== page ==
Redefining. Unlearning. Processing.

This will not be a typical post, but one of thoughts and experiences I’ve had over the past two months.

I decided to enroll in school last year after being rejected from numerous jobs. I was miserable at my former employer – I didn’t feel challenged and it was a toxic environment so my mental and physical health were a mess. Not only was I treated poorly, but the population we served was being pacified and I saw no real change. I recently had an epiphany that really summarized how I felt about that experience – you can’t change the Black community, Black infant mortality rates if you don’t care about Black people.

It’s a radical thought, but that’s how I feel. So when I decided to go back to school, I made a purposeful decision to attend a school where I could learn and make connections. I didn’t want to go to school just to get another degree. I wanted to have an experience of growth and learning.

What I found when I enrolled and attended school was just that – growth and learning, but not in the way I expected. I am in the process of unlearning everything I was taught about education and my life. Learning that most of what I thought about myself was a lie because of negative things that were said to me growing up that shaped a poor image of myself. Learning that perception belongs to the observer and can change based on the individual. Thinking critically and problem solving. Speaking up when I was always encouraged to stay silent. Eliminating excuses and pushing fear aside.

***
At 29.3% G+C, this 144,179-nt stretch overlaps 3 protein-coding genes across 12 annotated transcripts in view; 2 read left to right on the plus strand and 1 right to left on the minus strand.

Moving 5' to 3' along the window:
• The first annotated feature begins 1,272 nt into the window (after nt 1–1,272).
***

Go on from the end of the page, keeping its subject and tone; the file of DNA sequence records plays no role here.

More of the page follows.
Now when I look back on my reason for attending graduate school for the second time, I’m so glad I did it. I had people ask why I didn’t attend a closer university. My reason – I would not have had the same experience that I am having now. I would’ve been in the same mindset of surviving and thriving instead of learning.

So you may be thinking what am I learning at graduate school? I’m learning how to rethink graduate school as a tool to be bold and courageous. To step outside of the norm and make a radical change. One thing that sticks out is peacemakers don’t make change. Sometimes resistance and being a non-conformist has its place. Sometimes people have to be uncomfortable in academic settings to learn something new and understand why that discomfort exists.

As I continue on this journey, I expect a change in how I write, advocate, pursue passions and making connections.

But change is good. It’s necessary. It’s happening.

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